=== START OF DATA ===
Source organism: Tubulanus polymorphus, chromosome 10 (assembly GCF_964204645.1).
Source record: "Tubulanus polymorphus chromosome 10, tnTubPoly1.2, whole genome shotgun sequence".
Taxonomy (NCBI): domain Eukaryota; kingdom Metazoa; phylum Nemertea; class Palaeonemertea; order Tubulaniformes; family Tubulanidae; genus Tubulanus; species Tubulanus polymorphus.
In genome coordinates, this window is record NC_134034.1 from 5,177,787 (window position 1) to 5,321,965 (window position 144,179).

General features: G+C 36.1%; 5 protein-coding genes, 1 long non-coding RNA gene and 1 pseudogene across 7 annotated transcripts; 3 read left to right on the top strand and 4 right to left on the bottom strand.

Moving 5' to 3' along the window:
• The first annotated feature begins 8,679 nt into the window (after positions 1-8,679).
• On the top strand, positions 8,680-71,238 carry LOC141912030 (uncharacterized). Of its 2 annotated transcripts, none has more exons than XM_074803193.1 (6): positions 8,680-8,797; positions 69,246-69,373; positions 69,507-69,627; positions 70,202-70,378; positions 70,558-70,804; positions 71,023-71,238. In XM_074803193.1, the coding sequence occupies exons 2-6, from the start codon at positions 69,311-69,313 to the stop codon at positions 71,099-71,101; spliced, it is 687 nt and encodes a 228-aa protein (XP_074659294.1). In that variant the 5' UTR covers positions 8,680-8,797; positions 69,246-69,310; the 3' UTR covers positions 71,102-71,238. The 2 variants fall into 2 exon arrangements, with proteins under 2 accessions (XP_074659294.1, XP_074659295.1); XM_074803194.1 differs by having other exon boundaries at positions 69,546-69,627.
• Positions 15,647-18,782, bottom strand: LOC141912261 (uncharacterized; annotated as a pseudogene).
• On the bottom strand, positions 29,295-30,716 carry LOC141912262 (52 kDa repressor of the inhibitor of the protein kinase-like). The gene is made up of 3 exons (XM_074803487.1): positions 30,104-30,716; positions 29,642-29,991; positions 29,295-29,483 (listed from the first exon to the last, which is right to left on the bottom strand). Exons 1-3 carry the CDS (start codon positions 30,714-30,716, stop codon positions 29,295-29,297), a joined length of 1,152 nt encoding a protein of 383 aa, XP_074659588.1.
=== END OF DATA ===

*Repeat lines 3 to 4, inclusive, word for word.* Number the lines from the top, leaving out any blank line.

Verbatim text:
Taxonomy (NCBI): domain Eukaryota; kingdom Metazoa; phylum Nemertea; class Palaeonemertea; order Tubulaniformes; family Tubulanidae; genus Tubulanus; species Tubulanus polymorphus.
In genome coordinates, this window is record NC_134034.1 from 5,177,787 (window position 1) to 5,321,965 (window position 144,179).